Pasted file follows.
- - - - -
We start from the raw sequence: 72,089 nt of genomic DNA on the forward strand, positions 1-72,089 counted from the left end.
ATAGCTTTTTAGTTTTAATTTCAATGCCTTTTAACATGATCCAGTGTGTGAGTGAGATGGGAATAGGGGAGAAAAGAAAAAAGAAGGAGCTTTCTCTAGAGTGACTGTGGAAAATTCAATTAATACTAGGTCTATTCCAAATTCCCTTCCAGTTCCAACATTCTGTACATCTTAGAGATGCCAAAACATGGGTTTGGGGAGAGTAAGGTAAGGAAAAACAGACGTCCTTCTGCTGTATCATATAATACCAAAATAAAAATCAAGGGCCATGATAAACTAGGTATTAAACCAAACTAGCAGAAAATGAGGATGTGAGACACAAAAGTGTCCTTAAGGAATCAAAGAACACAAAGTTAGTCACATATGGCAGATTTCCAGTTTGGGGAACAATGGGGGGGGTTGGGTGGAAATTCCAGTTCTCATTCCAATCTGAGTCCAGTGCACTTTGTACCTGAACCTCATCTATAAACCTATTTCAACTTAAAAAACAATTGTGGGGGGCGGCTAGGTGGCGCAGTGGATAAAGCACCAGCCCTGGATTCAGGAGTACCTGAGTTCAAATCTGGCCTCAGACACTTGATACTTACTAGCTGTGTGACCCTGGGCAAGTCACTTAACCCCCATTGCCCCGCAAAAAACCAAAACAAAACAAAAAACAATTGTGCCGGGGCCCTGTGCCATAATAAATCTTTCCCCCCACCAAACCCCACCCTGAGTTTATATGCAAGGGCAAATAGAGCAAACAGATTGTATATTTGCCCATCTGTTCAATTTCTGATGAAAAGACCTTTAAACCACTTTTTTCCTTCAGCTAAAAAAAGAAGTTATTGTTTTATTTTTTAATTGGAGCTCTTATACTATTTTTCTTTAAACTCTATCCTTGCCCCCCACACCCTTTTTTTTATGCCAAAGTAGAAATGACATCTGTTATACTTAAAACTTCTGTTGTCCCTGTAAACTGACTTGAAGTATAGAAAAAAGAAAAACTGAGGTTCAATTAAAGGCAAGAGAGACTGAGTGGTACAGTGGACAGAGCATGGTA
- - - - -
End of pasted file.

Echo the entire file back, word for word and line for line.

We start from the raw sequence: 72,089 nt of genomic DNA on the forward strand, positions 1-72,089 counted from the left end.
ATAGCTTTTTAGTTTTAATTTCAATGCCTTTTAACATGATCCAGTGTGTGAGTGAGATGGGAATAGGGGAGAAAAGAAAAAAGAAGGAGCTTTCTCTAGAGTGACTGTGGAAAATTCAATTAATACTAGGTCTATTCCAAATTCCCTTCCAGTTCCAACATTCTGTACATCTTAGAGATGCCAAAACATGGGTTTGGGGAGAGTAAGGTAAGGAAAAACAGACGTCCTTCTGCTGTATCATATAATACCAAAATAAAAATCAAGGGCCATGATAAACTAGGTATTAAACCAAACTAGCAGAAAATGAGGATGTGAGACACAAAAGTGTCCTTAAGGAATCAAAGAACACAAAGTTAGTCACATATGGCAGATTTCCAGTTTGGGGAACAATGGGGGGGGTTGGGTGGAAATTCCAGTTCTCATTCCAATCTGAGTCCAGTGCACTTTGTACCTGAACCTCATCTATAAACCTATTTCAACTTAAAAAACAATTGTGGGGGGCGGCTAGGTGGCGCAGTGGATAAAGCACCAGCCCTGGATTCAGGAGTACCTGAGTTCAAATCTGGCCTCAGACACTTGATACTTACTAGCTGTGTGACCCTGGGCAAGTCACTTAACCCCCATTGCCCCGCAAAAAACCAAAACAAAACAAAAAACAATTGTGCCGGGGCCCTGTGCCATAATAAATCTTTCCCCCCACCAAACCCCACCCTGAGTTTATATGCAAGGGCAAATAGAGCAAACAGATTGTATATTTGCCCATCTGTTCAATTTCTGATGAAAAGACCTTTAAACCACTTTTTTCCTTCAGCTAAAAAAAGAAGTTATTGTTTTATTTTTTAATTGGAGCTCTTATACTATTTTTCTTTAAACTCTATCCTTGCCCCCCACACCCTTTTTTTTATGCCAAAGTAGAAATGACATCTGTTATACTTAAAACTTCTGTTGTCCCTGTAAACTGACTTGAAGTATAGAAAAAAGAAAAACTGAGGTTCAATTAAAGGCAAGAGAGACTGAGTGGTACAGTGGACAGAGCATGGTA